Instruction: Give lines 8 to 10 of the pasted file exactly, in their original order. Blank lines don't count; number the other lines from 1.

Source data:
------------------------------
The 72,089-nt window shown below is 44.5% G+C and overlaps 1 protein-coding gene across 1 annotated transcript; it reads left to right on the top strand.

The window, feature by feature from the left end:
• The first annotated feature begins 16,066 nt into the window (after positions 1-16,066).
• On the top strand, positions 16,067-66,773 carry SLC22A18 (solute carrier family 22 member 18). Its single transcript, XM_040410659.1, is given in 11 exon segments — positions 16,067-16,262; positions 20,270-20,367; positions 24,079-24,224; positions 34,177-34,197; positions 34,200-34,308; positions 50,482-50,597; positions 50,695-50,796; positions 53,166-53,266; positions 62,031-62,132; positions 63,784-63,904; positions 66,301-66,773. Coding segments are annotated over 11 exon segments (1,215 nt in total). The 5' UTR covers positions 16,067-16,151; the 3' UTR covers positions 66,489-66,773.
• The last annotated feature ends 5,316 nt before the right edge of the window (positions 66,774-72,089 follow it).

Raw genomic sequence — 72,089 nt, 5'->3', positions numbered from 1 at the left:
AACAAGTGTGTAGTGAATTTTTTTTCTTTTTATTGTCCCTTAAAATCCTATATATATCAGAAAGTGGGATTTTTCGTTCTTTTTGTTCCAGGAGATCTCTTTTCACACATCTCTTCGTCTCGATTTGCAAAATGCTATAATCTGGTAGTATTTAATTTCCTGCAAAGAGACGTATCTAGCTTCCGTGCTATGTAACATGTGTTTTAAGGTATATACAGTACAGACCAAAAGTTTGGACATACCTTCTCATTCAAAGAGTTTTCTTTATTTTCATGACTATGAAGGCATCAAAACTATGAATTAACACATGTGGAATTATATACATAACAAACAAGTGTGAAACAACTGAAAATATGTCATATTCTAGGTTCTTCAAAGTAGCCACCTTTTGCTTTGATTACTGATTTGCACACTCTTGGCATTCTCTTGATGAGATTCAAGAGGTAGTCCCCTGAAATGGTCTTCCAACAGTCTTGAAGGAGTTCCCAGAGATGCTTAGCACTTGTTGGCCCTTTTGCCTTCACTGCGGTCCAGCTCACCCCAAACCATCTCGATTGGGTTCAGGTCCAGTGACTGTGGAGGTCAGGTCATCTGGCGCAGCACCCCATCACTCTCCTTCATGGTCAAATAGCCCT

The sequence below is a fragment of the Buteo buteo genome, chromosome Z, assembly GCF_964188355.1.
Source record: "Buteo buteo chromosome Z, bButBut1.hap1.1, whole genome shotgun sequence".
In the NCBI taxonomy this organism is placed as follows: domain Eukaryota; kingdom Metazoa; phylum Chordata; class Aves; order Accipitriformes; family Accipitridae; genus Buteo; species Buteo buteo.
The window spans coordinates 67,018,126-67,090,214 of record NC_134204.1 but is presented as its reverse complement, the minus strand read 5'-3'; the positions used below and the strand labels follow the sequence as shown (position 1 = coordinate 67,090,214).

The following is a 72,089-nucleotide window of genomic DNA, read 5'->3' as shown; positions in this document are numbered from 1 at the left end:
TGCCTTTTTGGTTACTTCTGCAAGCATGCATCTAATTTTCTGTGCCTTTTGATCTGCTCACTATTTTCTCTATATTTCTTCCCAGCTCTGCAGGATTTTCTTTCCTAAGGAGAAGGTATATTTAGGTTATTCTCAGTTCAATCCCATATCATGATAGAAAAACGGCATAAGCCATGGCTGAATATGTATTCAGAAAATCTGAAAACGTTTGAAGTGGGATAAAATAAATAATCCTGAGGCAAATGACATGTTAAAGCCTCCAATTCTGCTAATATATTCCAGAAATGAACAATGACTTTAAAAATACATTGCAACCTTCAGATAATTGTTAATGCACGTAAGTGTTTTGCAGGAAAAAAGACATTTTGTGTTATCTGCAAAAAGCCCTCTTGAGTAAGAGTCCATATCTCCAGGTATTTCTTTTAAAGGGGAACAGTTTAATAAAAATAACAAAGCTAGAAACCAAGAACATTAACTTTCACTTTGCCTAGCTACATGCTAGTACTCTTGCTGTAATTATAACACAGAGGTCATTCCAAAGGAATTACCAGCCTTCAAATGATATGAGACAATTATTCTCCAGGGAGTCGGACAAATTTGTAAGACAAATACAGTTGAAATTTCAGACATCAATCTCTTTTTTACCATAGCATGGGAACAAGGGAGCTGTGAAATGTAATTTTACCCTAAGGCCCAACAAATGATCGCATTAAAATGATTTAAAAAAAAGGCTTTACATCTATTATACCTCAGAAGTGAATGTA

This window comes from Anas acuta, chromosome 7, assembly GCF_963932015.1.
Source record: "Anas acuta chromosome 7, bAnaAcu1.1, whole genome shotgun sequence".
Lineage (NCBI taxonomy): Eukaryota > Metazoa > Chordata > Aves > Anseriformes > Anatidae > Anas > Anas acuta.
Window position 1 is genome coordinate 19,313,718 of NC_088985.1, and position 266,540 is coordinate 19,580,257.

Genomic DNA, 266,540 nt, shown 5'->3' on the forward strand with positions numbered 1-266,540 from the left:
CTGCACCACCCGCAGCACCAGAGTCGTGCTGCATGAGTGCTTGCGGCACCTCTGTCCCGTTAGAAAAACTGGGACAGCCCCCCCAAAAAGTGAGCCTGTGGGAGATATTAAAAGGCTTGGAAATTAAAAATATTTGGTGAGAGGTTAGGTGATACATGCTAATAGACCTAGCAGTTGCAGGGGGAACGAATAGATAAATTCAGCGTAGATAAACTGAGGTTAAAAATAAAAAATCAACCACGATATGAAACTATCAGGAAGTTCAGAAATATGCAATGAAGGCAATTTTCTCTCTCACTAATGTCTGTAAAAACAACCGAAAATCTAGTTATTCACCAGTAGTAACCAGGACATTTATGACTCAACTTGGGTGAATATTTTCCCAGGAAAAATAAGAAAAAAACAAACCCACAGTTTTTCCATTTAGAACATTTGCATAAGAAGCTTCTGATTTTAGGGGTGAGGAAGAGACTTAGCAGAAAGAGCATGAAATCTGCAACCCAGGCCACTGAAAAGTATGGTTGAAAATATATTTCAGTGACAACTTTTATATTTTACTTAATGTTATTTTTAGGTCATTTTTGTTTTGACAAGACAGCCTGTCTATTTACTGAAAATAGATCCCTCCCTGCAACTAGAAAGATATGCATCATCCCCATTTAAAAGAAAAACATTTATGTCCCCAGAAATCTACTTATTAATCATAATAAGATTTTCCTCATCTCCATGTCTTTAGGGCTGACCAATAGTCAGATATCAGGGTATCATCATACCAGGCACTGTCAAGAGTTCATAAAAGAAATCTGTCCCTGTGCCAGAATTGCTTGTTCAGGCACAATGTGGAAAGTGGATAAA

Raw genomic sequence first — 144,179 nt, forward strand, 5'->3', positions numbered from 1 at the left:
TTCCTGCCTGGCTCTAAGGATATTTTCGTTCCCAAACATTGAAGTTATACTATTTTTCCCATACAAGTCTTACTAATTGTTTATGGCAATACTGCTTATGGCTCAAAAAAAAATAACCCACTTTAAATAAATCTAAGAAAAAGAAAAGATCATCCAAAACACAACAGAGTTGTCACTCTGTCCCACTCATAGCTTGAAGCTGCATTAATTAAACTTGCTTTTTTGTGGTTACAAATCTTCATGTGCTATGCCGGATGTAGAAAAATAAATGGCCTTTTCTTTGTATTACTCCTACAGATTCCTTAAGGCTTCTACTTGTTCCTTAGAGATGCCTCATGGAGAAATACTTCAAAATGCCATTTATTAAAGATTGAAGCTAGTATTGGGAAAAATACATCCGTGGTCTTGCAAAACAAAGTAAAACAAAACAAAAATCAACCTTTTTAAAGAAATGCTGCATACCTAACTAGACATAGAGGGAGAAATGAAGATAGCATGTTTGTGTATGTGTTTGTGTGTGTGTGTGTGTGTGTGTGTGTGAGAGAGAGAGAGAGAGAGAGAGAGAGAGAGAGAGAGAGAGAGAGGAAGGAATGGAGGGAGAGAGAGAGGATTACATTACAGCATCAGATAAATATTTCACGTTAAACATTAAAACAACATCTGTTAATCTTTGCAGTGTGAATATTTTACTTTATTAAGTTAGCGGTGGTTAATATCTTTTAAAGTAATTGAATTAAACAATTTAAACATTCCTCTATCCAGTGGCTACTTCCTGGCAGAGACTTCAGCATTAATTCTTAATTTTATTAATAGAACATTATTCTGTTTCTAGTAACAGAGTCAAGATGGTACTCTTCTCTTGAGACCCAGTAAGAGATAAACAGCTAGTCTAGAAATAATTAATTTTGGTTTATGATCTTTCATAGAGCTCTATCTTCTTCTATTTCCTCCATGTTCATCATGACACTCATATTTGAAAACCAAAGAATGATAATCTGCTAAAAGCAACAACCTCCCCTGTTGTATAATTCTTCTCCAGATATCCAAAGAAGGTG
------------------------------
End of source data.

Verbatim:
The sequence below is a fragment of the Buteo buteo genome, chromosome Z, assembly GCF_964188355.1.
Source record: "Buteo buteo chromosome Z, bButBut1.hap1.1, whole genome shotgun sequence".
In the NCBI taxonomy this organism is placed as follows: domain Eukaryota; kingdom Metazoa; phylum Chordata; class Aves; order Accipitriformes; family Accipitridae; genus Buteo; species Buteo buteo.